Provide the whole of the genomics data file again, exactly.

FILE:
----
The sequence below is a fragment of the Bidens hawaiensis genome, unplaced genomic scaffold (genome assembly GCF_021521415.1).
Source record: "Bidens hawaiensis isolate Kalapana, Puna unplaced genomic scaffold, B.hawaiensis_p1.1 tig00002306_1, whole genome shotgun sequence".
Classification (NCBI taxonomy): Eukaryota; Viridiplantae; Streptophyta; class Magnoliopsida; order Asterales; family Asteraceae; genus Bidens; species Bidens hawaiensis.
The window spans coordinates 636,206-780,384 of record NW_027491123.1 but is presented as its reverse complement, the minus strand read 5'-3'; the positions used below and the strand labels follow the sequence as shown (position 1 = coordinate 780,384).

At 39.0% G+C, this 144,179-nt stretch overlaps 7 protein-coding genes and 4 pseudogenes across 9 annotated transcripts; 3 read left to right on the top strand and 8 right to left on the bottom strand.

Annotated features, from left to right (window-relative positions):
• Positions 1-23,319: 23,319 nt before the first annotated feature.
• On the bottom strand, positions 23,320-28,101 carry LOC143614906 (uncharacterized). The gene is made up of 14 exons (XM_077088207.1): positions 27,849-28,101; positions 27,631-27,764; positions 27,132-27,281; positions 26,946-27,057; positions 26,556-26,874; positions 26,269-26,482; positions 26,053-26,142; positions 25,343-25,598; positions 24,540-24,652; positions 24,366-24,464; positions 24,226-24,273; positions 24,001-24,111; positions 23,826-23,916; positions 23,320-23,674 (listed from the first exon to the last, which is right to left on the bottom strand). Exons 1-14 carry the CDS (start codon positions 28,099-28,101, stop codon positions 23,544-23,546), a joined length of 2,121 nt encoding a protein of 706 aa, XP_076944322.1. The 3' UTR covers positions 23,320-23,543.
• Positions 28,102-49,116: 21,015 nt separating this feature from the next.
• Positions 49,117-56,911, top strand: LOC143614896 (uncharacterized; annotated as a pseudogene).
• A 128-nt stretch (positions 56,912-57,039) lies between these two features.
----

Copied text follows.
The sequence below is a fragment of the Bidens hawaiensis genome, unplaced genomic scaffold (genome assembly GCF_021521415.1).
Source record: "Bidens hawaiensis isolate Kalapana, Puna unplaced genomic scaffold, B.hawaiensis_p1.1 tig00002306_1, whole genome shotgun sequence".
Classification (NCBI taxonomy): Eukaryota; Viridiplantae; Streptophyta; class Magnoliopsida; order Asterales; family Asteraceae; genus Bidens; species Bidens hawaiensis.
The window spans coordinates 636,206-780,384 of record NW_027491123.1 but is presented as its reverse complement, the minus strand read 5'-3'; the positions used below and the strand labels follow the sequence as shown (position 1 = coordinate 780,384).

At 39.0% G+C, this 144,179-nt stretch overlaps 7 protein-coding genes and 4 pseudogenes across 9 annotated transcripts; 3 read left to right on the top strand and 8 right to left on the bottom strand.

Annotated features, from left to right (window-relative positions):
• Positions 1-23,319: 23,319 nt before the first annotated feature.
• On the bottom strand, positions 23,320-28,101 carry LOC143614906 (uncharacterized). The gene is made up of 14 exons (XM_077088207.1): positions 27,849-28,101; positions 27,631-27,764; positions 27,132-27,281; positions 26,946-27,057; positions 26,556-26,874; positions 26,269-26,482; positions 26,053-26,142; positions 25,343-25,598; positions 24,540-24,652; positions 24,366-24,464; positions 24,226-24,273; positions 24,001-24,111; positions 23,826-23,916; positions 23,320-23,674 (listed from the first exon to the last, which is right to left on the bottom strand). Exons 1-14 carry the CDS (start codon positions 28,099-28,101, stop codon positions 23,544-23,546), a joined length of 2,121 nt encoding a protein of 706 aa, XP_076944322.1. The 3' UTR covers positions 23,320-23,543.
• Positions 28,102-49,116: 21,015 nt separating this feature from the next.
• Positions 49,117-56,911, top strand: LOC143614896 (uncharacterized; annotated as a pseudogene).
• A 128-nt stretch (positions 56,912-57,039) lies between these two features.